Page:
View the collection of videos from the Let's Talk About Health series.
- Video: Healing the damaged gut: Let's Talk About Health lecture
- "Healing the damaged gut in inflammatory bowel diseases - from the scientist, the patient and the doctor." Lecture by Gwo-Tzer Ho, Emily Thompson and Kris McGuire, Centre for Inflammation Research .
Healing the damaged gut in inflammatory bowel diseases - from the scientist, the patient and the doctor.
Gwo-Tzer Ho, Emily Thompson and Kris McGuire, Centre for Inflammation Research.
Lecture held on 19 February 2020.
Our gut is responsible for the digestion of food to provide energy and nutrients. Despite containing 100 trillion bacteria and exposure to a daily array of foreign particles, additives and toxins, it remains remarkably healthy. But in inflammatory bowel disease (IBD), this fine balance breaks down and the gut becomes inflamed giving rise to many debilitating symptoms.
Let's talk about dementia - what happens to the brain and how can we fix it?
Colin Smith and Tara Spires-Jones
Lecture held on 22 January 2020.
Approximately 50 million people worldwide are living with dementia and the annual global cost of dementia is over £600 billion. This lecture discusses current cutting-edge research at the University of Edinburgh aiming to fully understand the condition to develop effective treatments.
The future of female fertility
Norah Spears and Evelyn Telfer, Biomedical Sciences
Lecture held on 11 December 2019.
Female fertility declines with age yet more women are delaying having children until later in life. Women are born with all their eggs and their number and quality is reduced as they get older. This process can be accelerated by exposure to certain treatments; for example young girls and women under-going chemotherapy can become infertile at an earlier age. If young eggs could be stored and used later or if new eggs could be made from stem cells we could overcome these damaging effects, and indeed the ageing process itself.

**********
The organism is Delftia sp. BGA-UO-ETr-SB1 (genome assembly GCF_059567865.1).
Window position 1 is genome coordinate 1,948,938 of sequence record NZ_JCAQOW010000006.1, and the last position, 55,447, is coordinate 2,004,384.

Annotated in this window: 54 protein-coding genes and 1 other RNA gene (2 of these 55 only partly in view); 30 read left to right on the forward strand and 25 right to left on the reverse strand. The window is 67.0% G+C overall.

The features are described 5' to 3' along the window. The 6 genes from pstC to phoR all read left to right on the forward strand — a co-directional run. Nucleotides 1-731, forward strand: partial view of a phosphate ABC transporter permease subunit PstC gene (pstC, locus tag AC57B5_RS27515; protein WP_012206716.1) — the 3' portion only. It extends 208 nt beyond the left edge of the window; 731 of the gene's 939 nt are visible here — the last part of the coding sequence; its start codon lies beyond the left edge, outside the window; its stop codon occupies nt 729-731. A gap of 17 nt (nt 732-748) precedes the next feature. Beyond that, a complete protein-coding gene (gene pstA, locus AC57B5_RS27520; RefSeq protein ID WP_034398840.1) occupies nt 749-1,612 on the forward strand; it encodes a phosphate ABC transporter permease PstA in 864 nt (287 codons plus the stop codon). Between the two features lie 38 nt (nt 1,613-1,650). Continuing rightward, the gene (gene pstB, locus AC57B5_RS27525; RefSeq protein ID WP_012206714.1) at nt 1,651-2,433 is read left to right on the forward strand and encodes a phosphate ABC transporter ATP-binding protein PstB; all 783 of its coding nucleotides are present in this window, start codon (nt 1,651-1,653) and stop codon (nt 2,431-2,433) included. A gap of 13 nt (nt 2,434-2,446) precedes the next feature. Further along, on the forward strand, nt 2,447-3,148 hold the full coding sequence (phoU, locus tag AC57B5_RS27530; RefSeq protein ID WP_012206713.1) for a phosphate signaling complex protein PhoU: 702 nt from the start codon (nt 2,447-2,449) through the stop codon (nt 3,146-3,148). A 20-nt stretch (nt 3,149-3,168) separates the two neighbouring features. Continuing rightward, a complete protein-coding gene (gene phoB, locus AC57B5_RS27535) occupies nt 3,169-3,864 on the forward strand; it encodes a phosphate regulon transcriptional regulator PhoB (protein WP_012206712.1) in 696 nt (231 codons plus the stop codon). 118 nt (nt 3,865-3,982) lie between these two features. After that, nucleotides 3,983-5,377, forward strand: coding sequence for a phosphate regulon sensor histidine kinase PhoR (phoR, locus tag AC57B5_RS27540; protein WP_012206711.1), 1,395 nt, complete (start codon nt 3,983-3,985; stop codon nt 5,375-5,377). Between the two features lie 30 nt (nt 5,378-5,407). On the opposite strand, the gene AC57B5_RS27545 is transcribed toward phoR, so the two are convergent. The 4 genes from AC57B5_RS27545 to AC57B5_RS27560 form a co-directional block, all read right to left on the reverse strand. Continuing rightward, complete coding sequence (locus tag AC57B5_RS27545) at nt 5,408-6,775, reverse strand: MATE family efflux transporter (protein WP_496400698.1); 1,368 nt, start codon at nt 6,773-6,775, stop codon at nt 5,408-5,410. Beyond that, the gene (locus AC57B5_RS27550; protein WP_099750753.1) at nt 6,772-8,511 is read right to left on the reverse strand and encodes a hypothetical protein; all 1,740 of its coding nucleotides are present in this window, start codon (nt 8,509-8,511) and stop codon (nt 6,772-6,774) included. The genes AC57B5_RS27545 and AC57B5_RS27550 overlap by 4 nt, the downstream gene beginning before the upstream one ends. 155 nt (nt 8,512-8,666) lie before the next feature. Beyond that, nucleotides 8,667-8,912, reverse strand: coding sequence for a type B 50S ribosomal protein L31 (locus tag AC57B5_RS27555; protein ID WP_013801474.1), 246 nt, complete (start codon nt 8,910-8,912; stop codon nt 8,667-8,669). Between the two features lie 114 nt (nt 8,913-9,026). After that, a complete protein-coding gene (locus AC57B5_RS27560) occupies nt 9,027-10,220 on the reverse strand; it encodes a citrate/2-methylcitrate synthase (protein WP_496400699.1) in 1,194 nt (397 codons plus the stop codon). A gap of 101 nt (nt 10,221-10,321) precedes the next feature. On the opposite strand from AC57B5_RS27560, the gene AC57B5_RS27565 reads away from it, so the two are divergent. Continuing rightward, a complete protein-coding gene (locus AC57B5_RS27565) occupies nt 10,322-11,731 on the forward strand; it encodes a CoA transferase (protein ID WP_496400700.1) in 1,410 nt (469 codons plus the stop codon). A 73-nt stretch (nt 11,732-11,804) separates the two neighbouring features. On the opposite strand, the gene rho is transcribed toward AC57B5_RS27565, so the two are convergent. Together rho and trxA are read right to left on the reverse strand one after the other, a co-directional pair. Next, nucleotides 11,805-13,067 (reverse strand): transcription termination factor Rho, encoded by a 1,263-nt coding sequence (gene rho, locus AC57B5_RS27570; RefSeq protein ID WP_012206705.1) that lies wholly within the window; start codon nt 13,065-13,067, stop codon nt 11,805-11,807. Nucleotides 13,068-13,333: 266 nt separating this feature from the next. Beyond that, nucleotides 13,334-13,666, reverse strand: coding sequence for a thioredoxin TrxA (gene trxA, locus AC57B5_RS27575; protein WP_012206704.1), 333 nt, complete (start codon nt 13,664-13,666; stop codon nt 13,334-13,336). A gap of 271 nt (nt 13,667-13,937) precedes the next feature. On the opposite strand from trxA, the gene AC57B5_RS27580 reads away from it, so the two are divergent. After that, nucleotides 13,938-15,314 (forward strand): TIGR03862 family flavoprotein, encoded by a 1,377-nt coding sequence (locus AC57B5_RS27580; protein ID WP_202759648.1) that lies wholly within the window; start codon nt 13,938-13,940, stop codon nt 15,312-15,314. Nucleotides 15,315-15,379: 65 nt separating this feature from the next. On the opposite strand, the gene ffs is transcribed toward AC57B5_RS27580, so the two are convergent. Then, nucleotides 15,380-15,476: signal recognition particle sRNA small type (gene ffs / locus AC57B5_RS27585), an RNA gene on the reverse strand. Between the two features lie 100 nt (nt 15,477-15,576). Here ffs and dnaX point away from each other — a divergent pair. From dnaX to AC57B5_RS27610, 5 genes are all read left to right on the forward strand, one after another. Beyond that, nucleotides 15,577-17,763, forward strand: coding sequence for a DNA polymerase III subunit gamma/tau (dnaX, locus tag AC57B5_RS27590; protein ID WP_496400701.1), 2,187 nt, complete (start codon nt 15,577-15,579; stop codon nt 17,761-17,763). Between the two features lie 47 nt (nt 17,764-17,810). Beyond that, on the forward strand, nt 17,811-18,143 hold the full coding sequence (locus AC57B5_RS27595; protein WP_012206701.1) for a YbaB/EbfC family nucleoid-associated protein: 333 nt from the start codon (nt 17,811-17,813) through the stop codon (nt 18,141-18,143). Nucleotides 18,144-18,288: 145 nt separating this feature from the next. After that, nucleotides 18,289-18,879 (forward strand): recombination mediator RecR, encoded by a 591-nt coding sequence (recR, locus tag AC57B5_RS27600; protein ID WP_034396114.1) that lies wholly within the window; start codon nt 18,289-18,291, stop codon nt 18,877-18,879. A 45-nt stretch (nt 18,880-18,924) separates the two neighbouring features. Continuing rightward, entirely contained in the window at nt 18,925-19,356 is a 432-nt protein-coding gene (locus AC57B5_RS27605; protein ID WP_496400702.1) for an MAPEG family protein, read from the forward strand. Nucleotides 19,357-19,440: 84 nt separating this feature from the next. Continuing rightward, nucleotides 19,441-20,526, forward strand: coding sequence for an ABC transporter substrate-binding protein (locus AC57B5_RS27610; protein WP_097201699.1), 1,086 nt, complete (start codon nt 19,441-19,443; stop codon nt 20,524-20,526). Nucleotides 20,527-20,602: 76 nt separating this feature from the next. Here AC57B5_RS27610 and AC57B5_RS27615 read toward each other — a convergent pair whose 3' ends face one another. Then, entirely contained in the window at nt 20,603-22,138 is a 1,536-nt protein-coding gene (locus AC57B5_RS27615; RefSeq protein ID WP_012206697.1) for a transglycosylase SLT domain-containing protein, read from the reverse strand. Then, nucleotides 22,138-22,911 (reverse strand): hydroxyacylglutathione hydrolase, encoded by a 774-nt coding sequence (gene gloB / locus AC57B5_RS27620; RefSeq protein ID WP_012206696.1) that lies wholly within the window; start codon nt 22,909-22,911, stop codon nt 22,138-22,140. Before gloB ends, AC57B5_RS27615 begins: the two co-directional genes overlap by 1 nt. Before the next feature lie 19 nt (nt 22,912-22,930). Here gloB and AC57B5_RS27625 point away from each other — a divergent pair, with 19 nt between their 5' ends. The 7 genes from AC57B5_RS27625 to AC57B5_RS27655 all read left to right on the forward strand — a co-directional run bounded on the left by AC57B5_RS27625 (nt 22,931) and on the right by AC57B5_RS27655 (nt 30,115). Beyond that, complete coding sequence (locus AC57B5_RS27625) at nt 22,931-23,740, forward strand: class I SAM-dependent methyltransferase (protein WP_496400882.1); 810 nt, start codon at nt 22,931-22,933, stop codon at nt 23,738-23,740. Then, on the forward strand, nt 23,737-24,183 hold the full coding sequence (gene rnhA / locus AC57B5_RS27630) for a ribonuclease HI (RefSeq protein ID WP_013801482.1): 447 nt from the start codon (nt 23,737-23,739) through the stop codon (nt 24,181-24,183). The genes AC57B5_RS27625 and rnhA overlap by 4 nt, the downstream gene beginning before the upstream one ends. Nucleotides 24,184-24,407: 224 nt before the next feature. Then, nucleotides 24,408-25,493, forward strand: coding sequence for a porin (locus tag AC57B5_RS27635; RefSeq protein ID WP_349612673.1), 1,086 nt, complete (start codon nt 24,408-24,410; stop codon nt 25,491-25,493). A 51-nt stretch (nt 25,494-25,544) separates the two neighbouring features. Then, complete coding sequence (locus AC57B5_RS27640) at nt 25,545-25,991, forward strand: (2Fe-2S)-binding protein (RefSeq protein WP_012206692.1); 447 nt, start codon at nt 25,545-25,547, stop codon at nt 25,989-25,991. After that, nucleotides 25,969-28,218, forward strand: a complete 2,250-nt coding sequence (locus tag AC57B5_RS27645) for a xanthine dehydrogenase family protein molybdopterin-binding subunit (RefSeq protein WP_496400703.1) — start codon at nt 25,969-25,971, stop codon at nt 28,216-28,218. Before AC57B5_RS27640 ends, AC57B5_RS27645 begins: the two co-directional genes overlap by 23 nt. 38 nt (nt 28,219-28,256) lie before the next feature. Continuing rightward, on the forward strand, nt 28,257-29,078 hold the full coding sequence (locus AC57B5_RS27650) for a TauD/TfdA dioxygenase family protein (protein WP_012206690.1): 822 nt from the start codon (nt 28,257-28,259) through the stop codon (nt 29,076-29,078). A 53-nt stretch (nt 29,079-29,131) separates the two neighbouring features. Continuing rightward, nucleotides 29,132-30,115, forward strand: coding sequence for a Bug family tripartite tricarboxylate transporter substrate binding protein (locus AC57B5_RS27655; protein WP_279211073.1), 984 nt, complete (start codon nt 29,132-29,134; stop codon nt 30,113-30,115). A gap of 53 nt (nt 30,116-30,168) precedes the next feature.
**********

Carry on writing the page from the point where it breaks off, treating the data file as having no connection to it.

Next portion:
Podgy ponies and corpulent cobs; insights into the growing problem of equine obesity
John Keen and Ruth Morgan, Royal (Dick) School of Veterinary Studies
Lecture held on 27 November 2019.
the World Health Organisation estimates that the prevalence of obesity has trebled in the last 40 years. Obesity now contributes to 2.8 million human deaths per year, from diseases such as diabetes, heart disease and cancer. Obesity also affects domestic animals and, in the UK, almost 59% of dogs, 50% of cats and 40% of horses and ponies (0.5 million) are classified as overweight or obese. The main disease associated with obesity in horses is laminitis, a destructive condition of the horse’s hoof that causes severe pain and debilitation, often resulting in long-term disease and/or euthanasia.
The lecture discusses what horses can teach us about the hormonal problems linked to obesity in humans.
Heads and Tales: Stories of Dogs and Their Breathing Disorders
Richard Mellanby and Jeff Schoenebeck, Royal (Dick) School of Veterinary Studies
Lecture held on 23 October 2019.
Dogs with flattened faces (brachycephalics) are becoming increasingly popular around the world. Since Victorian times, selective breeding of dogs has been a popular hobby that has created a body shape prone to several diseases and one of the most problematic is a difficulty in breathing. This condition can cause suffering and is under-recognised by some vets and owners. These breeds have proportionally more soft tissue in the head, filling the airways with excess tissue. But is that the whole story?
Know your enemy: unlocking the secrets of the tumour genome
Charlie Gourley: Nicola Murray Centre for Ovarian Cancer Research & Colin Semple: Institute of Genetics and Molecular Medicine
Lecture held 20 March 2019